The US Forest Service Region 1 Air Resource Monitoring Program has emphasized the monitoring of lake chemistry, which provides diagnostic indicators of atmospheric deposition. Region 1 has about 1,750 wilderness lakes, which are a main focal point for Wilderness recreation users but also provide a chemical record of air pollution impacts. This chemical record can indicate changes in a lake's composition, which in sensitive lakes is very diagnostic of atmospheric chemistry. Imbalance of lake chemistry can affect microorganisms, and invertebrates, ultimately affecting the health and productivity of fish. This Report summarizes the overall Region 1 lake sampling program from 1993 through 2001, particularly focusing on the Phase 3 lakes.
R1 ARM Lake Monitoring Program
Since 1989, USFS R1 personnel, primarily Wilderness rangers, and volunteers from Yellowstone Ecosystem Studies have sampled 176 Wilderness lakes in R1. The sampling has consisted of a 3-phase program:
Phase 1: Reconnaissance of lake watershed conditions. Sampling of pH, alkalinity, and conductivity to determine lake buffering potential.
Phase 2: Synoptic chemical characterization of selected lakes (about 50% of Phase 1 lakes) for a wide variety of anions and cations. This phase is designed to provide an overall perspective of the types and variety of chemical processes in the lakes, and distribution of lake types and lake sensitivity relative to watershed factors.
Phase 3: Intensive chemical monitoring of 6 lakes (2 in each of 3 Wilderness areas) to provide a long-term benchmark of trends in acid deposition and other atmospheric related changes I the lake ecosystems.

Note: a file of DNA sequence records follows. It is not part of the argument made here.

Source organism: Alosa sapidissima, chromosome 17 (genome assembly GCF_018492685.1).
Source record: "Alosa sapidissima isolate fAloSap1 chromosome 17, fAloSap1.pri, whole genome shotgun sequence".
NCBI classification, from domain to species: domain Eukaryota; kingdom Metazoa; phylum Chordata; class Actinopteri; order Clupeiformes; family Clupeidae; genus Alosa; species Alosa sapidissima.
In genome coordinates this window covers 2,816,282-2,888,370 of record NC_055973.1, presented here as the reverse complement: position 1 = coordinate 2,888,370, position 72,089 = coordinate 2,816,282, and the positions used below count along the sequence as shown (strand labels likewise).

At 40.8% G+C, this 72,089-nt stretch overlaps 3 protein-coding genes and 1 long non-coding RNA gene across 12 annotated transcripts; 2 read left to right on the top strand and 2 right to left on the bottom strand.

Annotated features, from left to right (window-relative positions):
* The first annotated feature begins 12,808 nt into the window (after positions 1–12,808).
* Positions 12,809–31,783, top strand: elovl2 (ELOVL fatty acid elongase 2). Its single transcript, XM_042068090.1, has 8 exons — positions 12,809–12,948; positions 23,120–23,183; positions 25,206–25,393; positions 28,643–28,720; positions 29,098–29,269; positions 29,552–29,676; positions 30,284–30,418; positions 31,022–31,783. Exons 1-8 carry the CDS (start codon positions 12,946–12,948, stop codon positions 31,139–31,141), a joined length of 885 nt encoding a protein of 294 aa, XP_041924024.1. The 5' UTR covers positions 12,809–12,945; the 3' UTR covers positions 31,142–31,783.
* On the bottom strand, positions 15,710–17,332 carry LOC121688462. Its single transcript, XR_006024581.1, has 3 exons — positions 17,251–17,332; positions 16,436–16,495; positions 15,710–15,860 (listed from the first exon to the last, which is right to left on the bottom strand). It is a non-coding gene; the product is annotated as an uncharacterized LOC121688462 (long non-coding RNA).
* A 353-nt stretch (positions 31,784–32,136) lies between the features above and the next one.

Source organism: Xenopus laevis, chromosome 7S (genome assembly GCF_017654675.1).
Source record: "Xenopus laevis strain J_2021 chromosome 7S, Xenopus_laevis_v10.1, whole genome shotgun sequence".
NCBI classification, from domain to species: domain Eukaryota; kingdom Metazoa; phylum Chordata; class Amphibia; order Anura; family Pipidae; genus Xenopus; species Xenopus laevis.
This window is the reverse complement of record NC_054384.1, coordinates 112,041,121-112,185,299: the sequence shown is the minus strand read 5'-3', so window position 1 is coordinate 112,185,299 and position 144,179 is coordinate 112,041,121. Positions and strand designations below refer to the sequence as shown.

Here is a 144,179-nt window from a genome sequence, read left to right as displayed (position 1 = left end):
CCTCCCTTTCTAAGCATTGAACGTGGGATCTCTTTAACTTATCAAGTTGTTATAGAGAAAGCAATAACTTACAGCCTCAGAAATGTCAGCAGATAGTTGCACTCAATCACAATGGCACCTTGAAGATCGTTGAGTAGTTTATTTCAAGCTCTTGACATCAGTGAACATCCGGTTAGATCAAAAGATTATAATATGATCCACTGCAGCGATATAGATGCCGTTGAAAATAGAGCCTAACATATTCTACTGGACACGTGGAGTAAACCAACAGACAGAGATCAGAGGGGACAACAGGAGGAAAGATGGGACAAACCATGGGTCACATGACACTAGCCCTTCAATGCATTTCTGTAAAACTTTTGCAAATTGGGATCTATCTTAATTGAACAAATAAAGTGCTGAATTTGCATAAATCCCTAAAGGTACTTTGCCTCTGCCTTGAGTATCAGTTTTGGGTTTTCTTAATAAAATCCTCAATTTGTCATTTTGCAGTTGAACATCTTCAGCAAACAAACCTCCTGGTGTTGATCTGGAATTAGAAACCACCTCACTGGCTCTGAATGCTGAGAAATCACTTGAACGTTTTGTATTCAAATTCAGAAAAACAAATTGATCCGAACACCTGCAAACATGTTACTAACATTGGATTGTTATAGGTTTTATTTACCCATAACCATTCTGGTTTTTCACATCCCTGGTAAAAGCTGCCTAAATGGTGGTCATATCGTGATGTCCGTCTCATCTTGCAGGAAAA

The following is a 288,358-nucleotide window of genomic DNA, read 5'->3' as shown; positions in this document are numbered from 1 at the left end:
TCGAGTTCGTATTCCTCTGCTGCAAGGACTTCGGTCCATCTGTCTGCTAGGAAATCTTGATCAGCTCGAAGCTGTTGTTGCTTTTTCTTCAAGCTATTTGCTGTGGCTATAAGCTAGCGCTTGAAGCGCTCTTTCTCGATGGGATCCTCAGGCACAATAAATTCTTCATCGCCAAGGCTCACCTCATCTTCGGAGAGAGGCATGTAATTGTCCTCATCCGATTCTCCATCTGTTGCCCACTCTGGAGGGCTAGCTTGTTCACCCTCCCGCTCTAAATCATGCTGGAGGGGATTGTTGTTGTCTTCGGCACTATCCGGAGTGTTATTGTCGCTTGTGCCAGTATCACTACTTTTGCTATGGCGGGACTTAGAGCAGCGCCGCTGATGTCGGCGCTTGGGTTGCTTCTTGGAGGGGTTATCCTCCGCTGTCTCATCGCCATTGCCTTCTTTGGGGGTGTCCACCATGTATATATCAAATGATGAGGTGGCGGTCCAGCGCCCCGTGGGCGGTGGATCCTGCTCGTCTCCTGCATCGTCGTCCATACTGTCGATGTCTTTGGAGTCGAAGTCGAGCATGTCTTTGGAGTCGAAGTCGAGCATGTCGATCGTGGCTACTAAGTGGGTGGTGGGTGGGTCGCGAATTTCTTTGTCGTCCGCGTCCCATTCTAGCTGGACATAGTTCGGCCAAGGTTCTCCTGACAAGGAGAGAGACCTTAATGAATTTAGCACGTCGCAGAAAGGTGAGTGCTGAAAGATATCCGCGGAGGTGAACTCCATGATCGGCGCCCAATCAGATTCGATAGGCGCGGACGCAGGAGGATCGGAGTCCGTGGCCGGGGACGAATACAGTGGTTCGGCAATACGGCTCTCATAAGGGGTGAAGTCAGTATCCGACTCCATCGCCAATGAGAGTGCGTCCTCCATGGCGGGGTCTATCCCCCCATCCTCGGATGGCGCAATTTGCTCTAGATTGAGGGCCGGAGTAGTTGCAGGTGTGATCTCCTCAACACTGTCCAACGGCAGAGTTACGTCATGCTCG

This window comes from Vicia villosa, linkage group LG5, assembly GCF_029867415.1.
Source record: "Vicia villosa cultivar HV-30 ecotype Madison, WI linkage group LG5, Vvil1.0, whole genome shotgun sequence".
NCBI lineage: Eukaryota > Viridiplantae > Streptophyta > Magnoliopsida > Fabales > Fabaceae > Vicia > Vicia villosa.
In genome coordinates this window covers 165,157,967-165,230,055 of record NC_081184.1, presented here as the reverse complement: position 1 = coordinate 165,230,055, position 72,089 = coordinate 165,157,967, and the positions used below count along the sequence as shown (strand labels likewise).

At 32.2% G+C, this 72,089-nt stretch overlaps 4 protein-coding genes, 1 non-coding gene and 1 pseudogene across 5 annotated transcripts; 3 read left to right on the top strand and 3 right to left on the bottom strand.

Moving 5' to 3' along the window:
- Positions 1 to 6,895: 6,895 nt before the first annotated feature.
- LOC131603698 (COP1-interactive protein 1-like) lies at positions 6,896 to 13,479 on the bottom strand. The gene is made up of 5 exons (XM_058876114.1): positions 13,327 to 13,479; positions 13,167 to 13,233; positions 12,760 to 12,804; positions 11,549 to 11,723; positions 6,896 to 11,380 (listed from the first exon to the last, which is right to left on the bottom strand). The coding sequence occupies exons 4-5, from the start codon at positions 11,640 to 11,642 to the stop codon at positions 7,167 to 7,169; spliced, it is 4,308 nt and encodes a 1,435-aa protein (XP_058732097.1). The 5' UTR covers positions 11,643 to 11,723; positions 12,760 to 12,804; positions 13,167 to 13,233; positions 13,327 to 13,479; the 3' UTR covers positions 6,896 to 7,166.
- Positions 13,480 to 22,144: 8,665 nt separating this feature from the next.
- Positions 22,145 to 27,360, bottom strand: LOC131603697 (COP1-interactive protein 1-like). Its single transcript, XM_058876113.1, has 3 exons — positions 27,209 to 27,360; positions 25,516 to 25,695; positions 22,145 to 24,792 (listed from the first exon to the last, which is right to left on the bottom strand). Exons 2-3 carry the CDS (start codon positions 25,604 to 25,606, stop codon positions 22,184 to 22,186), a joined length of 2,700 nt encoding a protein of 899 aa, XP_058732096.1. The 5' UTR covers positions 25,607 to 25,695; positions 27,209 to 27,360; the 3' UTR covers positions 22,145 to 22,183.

Six lakes were selected for long term monitoring, two in each of the Cabinet Mountains Wilderness (CMW), Selway Bitterroot Wilderness (SBW), and Absaroka Beartooth Wilderness (ABW) areas. They were chosen because of their sensitivity to acid precipitation and represent other similar lakes in R-1 Wilderness areas.
Sensitivity to acid precipitation is controlled primarily by bedrock at a site and how it physically and chemically weathers. This weathering affects a lake's capacity to neutralize acidity. Most of the Bob Marshall complex, Anaconda Pintler, and Mission Mountain Wilderness areas have predominantly weatherable sedimentary bedrock. This bedrock dissolves relatively easily which contributes chemicals to neutralize acidity (primarily carbonates). Conversely, the Selway Bitterroot, Absaroka Beartooth, and parts of the Cabinet Mountains Wilderness areas have lakes with granite, gneiss, or quartzite bedrock that is resistant to weathering and thus contributes little to neutralize acidity. Further, many of these lakes are in alpine watersheds that have little soil and vegetation and are quite susceptible to acid deposition.
Criteria for Lake selection: Six criteria were used to select the 6 lakes for Phase 3 monitoring:
Low ANC and conductivity
Lakes with representative chemistry for low ANC lakes in the ABW, CMW, and SBW, and representative depth and morphometry for high elevation lakes in each Wilderness area.
Relatively low dissolved sulfate from watershed sources.
Reasonable trail access (not possible for the Libby lakes).
No obvious man caused effects such as impoundments and fluxuating water levels or historical mining activities in the watershed.
Upstream of all other lakes in the drainage, and with non-complex watersheds to facilitate future lake/watershed modeling (MAGIC) model.
Sample Collection: Primary and duplicate samples were collected in at the Phase 3 lakes which consisted of Upper and Lower Libby Lakes in the Cabinet Mountains Wilderness (1994-2001), North Kootenai and Shasta Lakes in the Selway Bitterroot Wilderness (1995-2001), and Stepping Stone and Twin Island Lakes in the Absaroka Beartooth Wilderness (1996-2001). In the Libby lakes in 1999 and 2001, samples were be collected in Upper Libby lake from the east side shore, and at the Lower Libby lake outlet. Rafts were used for all other Phase 3 lake samples from 1994 – 2001. Samples were also collected from several of the lakes during Phase 2 (1992 and 1993).